Writing a valid will is the very best way to ensure that an estate is distributed exactly as a person wishes, eliminating any doubt about what that family member “would have wanted.” Among its important purposes, it allows the person writing the will, the testator, to identify beneficiaries, distribute assets, and choose a legal guardian for any minor children. A will also names an executor for the estate, the person responsible for carrying out the wishes expressed in the will as well as managing financial issues tied to the estate, such as taxes and debts. In order for a will to be considered valid in Texas, it must include several elements, as outlined in section §251.051 of the Texas Estates Code cited below:
Effective: September 1, 2017
V.T.C.A., Estates Code § 251.051
Formerly cited as TX PROBATE § 59(a).
§ 251.051. Written, Signed, and Attested
Except as otherwise provided by law, a will must be:
(1) in writing;
(2) signed by:
(A) the testator in person; or
(B) another person on behalf of the testator:
(i) in the testator's presence; and
(ii) under the testator's direction; and
(3) attested by two or more credible witnesses who are at least 14 years of age and who subscribe their names to the will in their own handwriting in the testator's presence.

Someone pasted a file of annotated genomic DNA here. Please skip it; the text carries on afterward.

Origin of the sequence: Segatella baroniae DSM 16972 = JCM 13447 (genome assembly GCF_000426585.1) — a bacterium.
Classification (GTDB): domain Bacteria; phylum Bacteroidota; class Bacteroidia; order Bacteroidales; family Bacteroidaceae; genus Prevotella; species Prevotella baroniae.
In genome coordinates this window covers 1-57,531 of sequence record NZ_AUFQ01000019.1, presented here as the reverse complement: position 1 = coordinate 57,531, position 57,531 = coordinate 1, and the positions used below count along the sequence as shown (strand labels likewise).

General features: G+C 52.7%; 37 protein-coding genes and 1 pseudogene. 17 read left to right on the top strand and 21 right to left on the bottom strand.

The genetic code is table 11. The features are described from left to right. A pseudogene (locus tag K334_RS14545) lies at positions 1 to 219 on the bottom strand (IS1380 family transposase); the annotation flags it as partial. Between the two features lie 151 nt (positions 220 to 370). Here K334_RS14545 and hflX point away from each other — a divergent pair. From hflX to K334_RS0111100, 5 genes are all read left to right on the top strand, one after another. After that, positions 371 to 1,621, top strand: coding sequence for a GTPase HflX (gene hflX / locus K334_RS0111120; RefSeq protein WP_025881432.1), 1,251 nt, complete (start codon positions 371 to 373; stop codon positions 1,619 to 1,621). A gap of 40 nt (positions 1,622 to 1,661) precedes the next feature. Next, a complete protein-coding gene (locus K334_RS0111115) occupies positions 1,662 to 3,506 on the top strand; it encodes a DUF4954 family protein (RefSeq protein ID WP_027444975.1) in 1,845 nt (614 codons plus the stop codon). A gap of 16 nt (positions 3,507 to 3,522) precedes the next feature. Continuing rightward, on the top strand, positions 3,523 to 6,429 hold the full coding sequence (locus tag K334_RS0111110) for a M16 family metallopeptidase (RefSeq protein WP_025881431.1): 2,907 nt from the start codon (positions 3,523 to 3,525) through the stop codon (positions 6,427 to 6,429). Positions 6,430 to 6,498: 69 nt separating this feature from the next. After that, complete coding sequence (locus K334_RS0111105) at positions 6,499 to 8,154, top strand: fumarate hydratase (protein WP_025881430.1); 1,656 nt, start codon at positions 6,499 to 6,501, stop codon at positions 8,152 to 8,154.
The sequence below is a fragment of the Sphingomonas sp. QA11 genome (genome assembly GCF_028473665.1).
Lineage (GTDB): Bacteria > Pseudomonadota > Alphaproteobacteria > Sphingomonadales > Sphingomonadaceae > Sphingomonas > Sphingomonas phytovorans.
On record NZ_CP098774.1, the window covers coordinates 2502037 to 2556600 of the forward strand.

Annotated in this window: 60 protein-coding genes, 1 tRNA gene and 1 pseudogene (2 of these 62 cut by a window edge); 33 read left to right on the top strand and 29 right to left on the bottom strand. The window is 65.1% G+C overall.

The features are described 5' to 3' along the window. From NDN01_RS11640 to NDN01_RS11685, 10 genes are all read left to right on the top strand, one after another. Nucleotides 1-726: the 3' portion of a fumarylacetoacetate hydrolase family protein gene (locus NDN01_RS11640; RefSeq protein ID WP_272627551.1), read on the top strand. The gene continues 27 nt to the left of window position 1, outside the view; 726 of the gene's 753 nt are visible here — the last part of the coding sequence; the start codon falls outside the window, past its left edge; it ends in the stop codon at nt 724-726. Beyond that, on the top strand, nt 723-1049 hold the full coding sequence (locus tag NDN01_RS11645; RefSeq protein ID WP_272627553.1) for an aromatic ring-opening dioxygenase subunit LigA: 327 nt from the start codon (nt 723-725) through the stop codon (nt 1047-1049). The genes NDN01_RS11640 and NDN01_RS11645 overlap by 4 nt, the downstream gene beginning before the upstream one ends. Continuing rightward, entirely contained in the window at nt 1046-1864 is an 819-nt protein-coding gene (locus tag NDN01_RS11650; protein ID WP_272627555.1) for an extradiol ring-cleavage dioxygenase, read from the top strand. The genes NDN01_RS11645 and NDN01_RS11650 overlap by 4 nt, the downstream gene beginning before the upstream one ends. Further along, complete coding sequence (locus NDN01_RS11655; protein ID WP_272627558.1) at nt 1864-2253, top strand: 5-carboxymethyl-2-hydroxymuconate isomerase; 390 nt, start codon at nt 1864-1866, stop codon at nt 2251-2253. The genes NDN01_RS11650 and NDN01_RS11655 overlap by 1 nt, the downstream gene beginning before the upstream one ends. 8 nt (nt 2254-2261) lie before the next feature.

Although oral wills were at one time an acceptable format for a will in Texas, an oral will created after September 1, 2007 is no longer valid in Texas. However, wills created in other states or countries which abide by the statutes of those states or countries are valid in Texas.
According to Estate Code § 251.052, hand-written wills, called holographic wills, are valid as long as they are completely hand-written in the testator’s handwriting; signed by the testator; state exactly who gets which specific assets; and include language that is irrevocable at his or her death, which clearly reflects the testator’s intention to provide assets to beneficiaries.
While it is possible for a person to write his or her own will in Texas, and a hand-written will is better than no will at all, these statutes do not fully convey the difficulty of writing a strong will, one that clearly and accurately reflects the desires of the testator without ambiguity and without omitting key information. A lawyer trained in probate law will write a will that not only follows Texas statutes, but also uses specific language which makes the will easier to understand, follow, and probate. To simplify the probate process for loved ones, working with a lawyer is the best option.
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